The making of Metropolis
Metropolis features a range of elaborate special effects and set designs, from a huge gothic cathedral to a futuristic cityscape. In an interview, Fritz Lang reported that “the film was born from my first sight of the skyscrapers in New York in October 1924”. He had visited New York for the first time and remarked “I looked into the streets – the glaring lights and the tall buildings – and there I conceived Metropolis.” Describing his first impressions of the city, Lang said that “the buildings seemed to be vertical sails, scintillating and very light, a luxurious backdrop, suspended in the dark sky to dazzle, distract and hypnotize”.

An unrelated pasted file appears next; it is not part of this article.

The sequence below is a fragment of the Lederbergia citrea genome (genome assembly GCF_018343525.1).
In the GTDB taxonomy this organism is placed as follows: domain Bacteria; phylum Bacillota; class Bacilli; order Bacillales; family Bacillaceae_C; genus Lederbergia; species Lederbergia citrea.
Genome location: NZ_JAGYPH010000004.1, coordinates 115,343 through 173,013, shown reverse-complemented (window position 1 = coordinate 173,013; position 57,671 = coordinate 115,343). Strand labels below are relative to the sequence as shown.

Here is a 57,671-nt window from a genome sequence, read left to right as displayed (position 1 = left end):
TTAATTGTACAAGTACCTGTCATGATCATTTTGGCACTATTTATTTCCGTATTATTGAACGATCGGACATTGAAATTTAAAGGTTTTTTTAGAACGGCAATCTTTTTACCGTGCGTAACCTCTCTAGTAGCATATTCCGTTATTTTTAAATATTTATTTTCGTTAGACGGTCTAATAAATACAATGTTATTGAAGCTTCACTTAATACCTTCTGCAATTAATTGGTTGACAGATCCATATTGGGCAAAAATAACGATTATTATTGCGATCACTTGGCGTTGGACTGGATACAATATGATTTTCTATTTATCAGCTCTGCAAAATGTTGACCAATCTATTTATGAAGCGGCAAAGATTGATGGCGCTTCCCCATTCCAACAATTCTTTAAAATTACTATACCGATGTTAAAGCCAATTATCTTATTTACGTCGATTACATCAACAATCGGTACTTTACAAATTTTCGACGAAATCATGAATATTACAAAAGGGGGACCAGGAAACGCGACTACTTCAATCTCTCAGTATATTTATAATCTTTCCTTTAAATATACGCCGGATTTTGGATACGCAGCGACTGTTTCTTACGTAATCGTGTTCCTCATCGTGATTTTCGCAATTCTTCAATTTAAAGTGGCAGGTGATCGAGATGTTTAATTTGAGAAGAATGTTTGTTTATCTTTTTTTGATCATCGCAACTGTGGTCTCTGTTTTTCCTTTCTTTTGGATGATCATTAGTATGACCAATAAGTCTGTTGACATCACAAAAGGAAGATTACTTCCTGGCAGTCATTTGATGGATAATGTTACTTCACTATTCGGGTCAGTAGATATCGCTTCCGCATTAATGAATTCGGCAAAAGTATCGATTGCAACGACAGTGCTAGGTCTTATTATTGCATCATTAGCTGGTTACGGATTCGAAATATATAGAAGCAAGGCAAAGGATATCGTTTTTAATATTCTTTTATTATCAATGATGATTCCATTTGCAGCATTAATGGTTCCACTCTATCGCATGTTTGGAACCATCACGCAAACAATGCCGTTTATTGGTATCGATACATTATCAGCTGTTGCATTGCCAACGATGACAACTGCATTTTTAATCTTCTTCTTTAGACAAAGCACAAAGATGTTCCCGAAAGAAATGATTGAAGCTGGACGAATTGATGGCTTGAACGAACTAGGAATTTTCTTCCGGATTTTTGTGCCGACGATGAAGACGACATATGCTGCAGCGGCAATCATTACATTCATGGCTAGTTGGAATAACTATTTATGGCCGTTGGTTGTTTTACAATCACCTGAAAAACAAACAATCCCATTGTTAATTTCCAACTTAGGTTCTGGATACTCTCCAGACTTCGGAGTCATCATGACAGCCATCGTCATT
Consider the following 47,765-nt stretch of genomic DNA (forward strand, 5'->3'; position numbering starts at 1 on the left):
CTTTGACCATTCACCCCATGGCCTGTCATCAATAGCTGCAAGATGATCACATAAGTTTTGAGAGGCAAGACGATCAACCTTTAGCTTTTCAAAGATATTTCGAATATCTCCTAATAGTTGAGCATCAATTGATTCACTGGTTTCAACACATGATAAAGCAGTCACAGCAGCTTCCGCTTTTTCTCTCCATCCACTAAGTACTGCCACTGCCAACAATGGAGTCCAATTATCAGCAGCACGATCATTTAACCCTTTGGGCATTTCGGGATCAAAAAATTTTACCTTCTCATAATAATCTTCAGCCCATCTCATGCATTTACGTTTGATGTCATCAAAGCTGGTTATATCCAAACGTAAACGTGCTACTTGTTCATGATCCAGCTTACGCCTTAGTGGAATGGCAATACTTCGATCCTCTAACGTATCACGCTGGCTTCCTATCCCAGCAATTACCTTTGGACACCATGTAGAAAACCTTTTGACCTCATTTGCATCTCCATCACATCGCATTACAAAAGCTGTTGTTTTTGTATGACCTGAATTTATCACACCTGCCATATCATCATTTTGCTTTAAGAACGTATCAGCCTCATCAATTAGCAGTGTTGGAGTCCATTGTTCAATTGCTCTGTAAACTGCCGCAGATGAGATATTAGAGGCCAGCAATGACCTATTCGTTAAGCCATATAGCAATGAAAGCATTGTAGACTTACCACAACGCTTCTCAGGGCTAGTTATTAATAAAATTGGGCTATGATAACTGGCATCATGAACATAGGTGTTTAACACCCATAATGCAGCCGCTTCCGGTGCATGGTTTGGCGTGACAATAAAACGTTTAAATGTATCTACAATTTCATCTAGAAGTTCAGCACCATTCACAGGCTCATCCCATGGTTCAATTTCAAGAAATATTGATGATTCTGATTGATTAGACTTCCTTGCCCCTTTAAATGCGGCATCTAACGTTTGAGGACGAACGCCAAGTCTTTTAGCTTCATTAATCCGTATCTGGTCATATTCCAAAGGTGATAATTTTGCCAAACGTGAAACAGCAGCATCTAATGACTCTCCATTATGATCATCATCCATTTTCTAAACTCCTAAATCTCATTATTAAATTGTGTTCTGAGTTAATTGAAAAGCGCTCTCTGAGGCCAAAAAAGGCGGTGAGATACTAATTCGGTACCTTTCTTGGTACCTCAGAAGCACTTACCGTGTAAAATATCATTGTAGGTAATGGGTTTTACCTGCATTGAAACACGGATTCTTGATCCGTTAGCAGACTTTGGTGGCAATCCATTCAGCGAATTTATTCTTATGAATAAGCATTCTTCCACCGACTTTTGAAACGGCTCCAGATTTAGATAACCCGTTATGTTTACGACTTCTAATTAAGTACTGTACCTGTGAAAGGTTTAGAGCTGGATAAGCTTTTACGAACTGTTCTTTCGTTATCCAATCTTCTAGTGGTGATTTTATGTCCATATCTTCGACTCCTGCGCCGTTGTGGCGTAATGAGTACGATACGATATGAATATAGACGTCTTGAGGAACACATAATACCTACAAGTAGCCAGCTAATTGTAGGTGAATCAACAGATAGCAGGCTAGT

The appearance of the city in Metropolis is strongly informed by the Art Deco movement; however it also incorporates elements from other traditions. Ingeborg Hoesterey described the architecture featured in Metropolis as eclectic, writing how its locales represent both “functionalist modernism [and] art deco” whilst also featuring “the scientist’s archaic little house with its high-powered laboratory, the catacombs [and] the Gothic cathedral”. The film’s use of art deco architecture was highly influential, and has been reported to have contributed to the style’s subsequent popularity in Europe and America. The film drew heavily on biblical sources for several of its key set-pieces.